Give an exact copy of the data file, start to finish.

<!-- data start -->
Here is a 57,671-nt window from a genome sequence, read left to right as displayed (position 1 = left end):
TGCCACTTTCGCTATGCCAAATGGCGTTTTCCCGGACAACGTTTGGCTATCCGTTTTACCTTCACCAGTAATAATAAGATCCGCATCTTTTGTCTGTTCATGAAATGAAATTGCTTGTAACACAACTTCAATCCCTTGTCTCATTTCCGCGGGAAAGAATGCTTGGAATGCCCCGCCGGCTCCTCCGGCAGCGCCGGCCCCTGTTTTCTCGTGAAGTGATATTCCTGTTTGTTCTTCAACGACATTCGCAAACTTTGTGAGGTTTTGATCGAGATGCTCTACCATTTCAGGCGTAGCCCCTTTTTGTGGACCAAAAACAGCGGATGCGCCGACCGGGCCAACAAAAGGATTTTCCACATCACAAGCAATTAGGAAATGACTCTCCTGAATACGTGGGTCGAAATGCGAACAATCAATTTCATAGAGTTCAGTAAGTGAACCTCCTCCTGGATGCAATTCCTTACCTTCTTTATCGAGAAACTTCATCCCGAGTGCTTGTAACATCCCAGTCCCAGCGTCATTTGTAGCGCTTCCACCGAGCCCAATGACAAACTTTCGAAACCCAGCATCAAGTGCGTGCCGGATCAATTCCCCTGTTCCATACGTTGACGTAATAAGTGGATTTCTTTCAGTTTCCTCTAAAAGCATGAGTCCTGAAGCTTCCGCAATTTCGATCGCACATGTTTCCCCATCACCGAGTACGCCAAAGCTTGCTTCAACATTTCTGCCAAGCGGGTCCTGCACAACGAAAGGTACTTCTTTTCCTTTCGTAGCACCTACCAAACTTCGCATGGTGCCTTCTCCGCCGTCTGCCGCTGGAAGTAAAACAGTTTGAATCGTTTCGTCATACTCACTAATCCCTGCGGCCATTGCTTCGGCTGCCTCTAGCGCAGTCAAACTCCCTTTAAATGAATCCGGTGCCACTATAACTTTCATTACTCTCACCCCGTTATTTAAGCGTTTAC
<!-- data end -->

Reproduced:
Here is a 57,671-nt window from a genome sequence, read left to right as displayed (position 1 = left end):
TGCCACTTTCGCTATGCCAAATGGCGTTTTCCCGGACAACGTTTGGCTATCCGTTTTACCTTCACCAGTAATAATAAGATCCGCATCTTTTGTCTGTTCATGAAATGAAATTGCTTGTAACACAACTTCAATCCCTTGTCTCATTTCCGCGGGAAAGAATGCTTGGAATGCCCCGCCGGCTCCTCCGGCAGCGCCGGCCCCTGTTTTCTCGTGAAGTGATATTCCTGTTTGTTCTTCAACGACATTCGCAAACTTTGTGAGGTTTTGATCGAGATGCTCTACCATTTCAGGCGTAGCCCCTTTTTGTGGACCAAAAACAGCGGATGCGCCGACCGGGCCAACAAAAGGATTTTCCACATCACAAGCAATTAGGAAATGACTCTCCTGAATACGTGGGTCGAAATGCGAACAATCAATTTCATAGAGTTCAGTAAGTGAACCTCCTCCTGGATGCAATTCCTTACCTTCTTTATCGAGAAACTTCATCCCGAGTGCTTGTAACATCCCAGTCCCAGCGTCATTTGTAGCGCTTCCACCGAGCCCAATGACAAACTTTCGAAACCCAGCATCAAGTGCGTGCCGGATCAATTCCCCTGTTCCATACGTTGACGTAATAAGTGGATTTCTTTCAGTTTCCTCTAAAAGCATGAGTCCTGAAGCTTCCGCAATTTCGATCGCACATGTTTCCCCATCACCGAGTACGCCAAAGCTTGCTTCAACATTTCTGCCAAGCGGGTCCTGCACAACGAAAGGTACTTCTTTTCCTTTCGTAGCACCTACCAAACTTCGCATGGTGCCTTCTCCGCCGTCTGCCGCTGGAAGTAAAACAGTTTGAATCGTTTCGTCATACTCACTAATCCCTGCGGCCATTGCTTCGGCTGCCTCTAGCGCAGTCAAACTCCCTTTAAATGAATCCGGTGCCACTATAACTTTCATTACTCTCACCCCGTTATTTAAGCGTTTAC